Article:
Jun 102009
 

 

Video: Texas Port-Style and Dessert Wines – The Perfect Ending but Possibly Much More

In the sixth and final Texas wine webcast, Merrill Bonarrigo of the Messina Hof Winery in Bryan, Texas, discusses Port, a variety native to Portugal, as well as other dessert wines that are thriving in Texas. She tastes Lenoir (Black Spanish) Port-style wine, and discusses late harvest Riesling, Muscat Canelli, and even a Texas Madeira, only one of three made in the United States.

It is my experience that people have an increasing penchant for sweetness these days. Many wine magazines now hype “Semi-Dry” as the “New Dry”. Why is this? Well, many folks came from a generation that started the day with a good cup of strong coffee and a newspaper. But, nowadays, it is not unusual for some to have a diet Coke or other caffeinated soft drink with their morning email. Sweetness has permeated our existence, whether in the sauce, drink or dessert.

Many premium wine regions have something in common with Texas. If truth be told, they actually have a sweet streak.  These regions include Riveraltes and Banyuls in the French Rhone, Jerez in Spain, Duoro in Portugal. Even Chianti and points south in Italy have their almondy Vin Santo wine, and the islands of Madeira coalesce sunlight with balmy breezes to create ripe grapes that produce their sweet concentrated nectars.  Also, let’s not forget the most noteworthy of all sweet wines, French Sauternes and Tokaji Aszú, the wine of kings (and the king of wines) from Hungary.

We normally think of premium wines in esoteric terms that extol the virtues of their dryness, complexity and finesse. But, we forget that, in many cases, the most sought after wines from these regions that actually attract the highest prices, are not their dry table wines, but sweet late harvest, dessert and fortified wines.

The hardest part of making pleasing sweet wines is getting the balance of sweetness and acidity correct. Sweet wines should stimulate all parts of the tongue with sweetness along with a balancing acid that keeps the flavor clean and fresh, sip after sip.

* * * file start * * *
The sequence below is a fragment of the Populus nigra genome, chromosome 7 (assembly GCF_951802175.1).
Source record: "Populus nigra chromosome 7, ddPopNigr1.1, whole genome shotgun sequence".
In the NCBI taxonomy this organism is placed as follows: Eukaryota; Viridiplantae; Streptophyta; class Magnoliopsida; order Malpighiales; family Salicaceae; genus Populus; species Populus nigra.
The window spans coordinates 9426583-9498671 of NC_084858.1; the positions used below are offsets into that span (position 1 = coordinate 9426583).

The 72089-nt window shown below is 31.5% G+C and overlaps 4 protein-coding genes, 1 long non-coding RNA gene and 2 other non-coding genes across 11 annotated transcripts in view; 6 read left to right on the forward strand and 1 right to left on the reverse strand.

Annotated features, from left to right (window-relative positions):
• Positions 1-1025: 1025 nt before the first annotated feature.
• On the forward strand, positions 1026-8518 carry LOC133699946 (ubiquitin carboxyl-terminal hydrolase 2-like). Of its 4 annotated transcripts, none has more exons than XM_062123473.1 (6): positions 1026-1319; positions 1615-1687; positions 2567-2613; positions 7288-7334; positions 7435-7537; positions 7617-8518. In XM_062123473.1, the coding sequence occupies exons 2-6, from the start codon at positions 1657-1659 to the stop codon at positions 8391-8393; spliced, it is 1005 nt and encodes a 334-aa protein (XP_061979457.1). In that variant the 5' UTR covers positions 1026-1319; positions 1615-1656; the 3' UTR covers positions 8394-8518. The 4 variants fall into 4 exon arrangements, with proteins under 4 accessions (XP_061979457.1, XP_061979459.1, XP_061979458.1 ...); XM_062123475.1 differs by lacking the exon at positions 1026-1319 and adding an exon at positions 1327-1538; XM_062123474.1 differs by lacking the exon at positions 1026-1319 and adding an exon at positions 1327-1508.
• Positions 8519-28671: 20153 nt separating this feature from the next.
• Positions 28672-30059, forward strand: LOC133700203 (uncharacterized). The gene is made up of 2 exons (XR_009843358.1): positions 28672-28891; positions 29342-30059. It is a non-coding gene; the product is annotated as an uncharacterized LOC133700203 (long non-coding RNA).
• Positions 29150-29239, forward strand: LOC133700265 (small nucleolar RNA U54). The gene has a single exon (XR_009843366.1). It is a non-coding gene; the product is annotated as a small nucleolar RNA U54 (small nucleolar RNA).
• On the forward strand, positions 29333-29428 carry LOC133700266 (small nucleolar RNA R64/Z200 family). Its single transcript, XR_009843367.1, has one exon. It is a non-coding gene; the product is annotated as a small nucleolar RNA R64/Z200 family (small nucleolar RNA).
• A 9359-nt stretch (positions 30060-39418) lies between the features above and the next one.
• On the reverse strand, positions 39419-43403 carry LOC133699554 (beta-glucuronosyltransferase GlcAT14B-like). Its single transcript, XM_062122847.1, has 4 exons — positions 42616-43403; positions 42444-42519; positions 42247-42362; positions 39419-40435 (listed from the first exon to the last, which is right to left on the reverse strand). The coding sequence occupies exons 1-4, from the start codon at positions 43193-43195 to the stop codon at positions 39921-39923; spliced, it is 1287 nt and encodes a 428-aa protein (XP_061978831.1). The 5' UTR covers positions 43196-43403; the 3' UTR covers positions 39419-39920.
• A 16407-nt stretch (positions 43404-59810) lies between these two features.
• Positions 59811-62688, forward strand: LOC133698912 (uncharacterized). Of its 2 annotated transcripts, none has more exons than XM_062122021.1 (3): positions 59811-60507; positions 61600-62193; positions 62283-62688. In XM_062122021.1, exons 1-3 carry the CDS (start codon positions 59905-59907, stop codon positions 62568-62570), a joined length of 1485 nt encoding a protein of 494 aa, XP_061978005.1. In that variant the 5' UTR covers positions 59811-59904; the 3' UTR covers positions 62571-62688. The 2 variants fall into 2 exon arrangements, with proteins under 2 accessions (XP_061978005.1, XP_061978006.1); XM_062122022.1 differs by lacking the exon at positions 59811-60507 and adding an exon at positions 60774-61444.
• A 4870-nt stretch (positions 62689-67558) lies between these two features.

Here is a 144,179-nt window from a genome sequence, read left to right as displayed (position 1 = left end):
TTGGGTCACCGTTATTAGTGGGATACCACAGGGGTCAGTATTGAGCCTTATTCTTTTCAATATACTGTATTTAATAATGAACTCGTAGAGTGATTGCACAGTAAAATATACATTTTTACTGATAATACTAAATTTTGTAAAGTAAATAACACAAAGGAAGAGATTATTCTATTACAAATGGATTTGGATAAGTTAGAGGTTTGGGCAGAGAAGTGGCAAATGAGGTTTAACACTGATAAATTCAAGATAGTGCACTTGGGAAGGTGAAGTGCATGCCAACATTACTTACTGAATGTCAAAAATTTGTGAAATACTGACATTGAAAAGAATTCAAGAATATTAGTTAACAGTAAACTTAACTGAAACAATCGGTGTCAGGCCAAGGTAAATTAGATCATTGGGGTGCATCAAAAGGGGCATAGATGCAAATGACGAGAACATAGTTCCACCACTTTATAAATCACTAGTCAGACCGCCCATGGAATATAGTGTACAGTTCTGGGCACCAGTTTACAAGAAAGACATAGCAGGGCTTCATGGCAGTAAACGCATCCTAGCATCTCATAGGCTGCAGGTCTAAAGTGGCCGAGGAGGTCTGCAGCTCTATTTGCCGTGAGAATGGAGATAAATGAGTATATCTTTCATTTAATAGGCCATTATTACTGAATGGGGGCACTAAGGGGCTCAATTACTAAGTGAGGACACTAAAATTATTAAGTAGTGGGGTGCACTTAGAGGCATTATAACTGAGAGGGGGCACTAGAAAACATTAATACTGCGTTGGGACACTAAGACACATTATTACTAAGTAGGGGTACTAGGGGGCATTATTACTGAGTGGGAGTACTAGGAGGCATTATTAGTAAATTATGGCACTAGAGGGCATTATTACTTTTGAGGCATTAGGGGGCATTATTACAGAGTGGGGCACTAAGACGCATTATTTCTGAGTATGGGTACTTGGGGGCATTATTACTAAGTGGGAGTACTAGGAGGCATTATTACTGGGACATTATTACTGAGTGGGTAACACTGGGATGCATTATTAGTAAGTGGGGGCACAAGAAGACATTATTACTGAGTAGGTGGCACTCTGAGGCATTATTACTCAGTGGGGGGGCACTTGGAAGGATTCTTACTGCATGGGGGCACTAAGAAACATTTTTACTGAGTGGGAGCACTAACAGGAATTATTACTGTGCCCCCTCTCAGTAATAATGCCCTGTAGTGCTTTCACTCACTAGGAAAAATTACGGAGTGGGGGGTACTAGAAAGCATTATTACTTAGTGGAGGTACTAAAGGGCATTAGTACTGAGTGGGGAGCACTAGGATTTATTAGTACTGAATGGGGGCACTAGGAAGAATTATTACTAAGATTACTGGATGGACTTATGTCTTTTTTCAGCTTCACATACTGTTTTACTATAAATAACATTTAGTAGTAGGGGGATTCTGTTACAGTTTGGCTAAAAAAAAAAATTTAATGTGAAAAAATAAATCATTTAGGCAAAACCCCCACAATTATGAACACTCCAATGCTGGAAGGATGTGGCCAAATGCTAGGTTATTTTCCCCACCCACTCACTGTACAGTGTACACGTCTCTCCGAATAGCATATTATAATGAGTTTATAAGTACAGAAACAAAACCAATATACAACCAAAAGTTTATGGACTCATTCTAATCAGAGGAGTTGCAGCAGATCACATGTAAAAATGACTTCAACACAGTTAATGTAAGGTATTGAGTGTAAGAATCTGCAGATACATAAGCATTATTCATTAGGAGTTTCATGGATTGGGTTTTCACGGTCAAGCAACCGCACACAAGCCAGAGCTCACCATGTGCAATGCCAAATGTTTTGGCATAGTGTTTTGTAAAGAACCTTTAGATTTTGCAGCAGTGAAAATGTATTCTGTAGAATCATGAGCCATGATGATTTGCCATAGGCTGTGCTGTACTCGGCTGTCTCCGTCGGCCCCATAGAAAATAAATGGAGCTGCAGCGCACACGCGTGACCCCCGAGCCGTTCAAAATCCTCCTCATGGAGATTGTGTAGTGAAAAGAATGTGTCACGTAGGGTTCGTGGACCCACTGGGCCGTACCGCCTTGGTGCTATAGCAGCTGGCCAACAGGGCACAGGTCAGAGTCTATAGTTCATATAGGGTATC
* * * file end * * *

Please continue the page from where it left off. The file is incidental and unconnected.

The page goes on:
Many believe that the Texas sweet tooth comes from our relative inexperience with wine. People often commence their wine experience by drinking wines made with a small percentage of residual sugar. These quaffable, fun wines provide good company to fun foods such as B-B-Q, burgers, pizza, and, oh yes, my favorite….spicy hot wings. However, if made properly with a good balance of sweetness and acidity, these wines can be both pleasurable and amazingly versatile in food pairing.

The allure of sweet wines to Texans may also be due to long standing cultural traditions in the style of homemade wines. They were commonly made from Texas Mustang or Muscadine grapes or local fruit wines available to ‘Grampa’. These wines were typically sweet. Some wine drinkers are simply searching for a wine that matches the taste with which they grew up.

Two sweet white wines that many people enjoy are made from Texas-grown Muscat and Late Harvest Riesling. In fact, one chef that I knew that had a daring interest in Texas wines suggested that the Riesling would pair equally well with either spicy Indian food or alternatively with peach or plum tarts. Even more interesting was his recommendation for the Muscat was to have it accompany foie gras or lobster, or with a more conventional dinner finale consisting of Middle Eastern desserts.

Bold fortified wines from Texas include Ruby Port and Cream Sherry. The aromas of caramelized sugar and honey in the Sherry suggest pairings with pound cake, scones, or almond desserts, but it would work well with a variety of earthy soups on a cold winter night. A Texas Ruby Port yields a fresh, fruit-driven experience with ripe cherry and berry flavors that only gets more pleasurable nuances when paired with fruit or dark chocolate desserts.

P.S. Interestingly, there is currently a movement in Texas to use a new moniker for Port-style wines made in Texas. It is “Portejas”.

See: http://www.txwines.org/news/texas.asp

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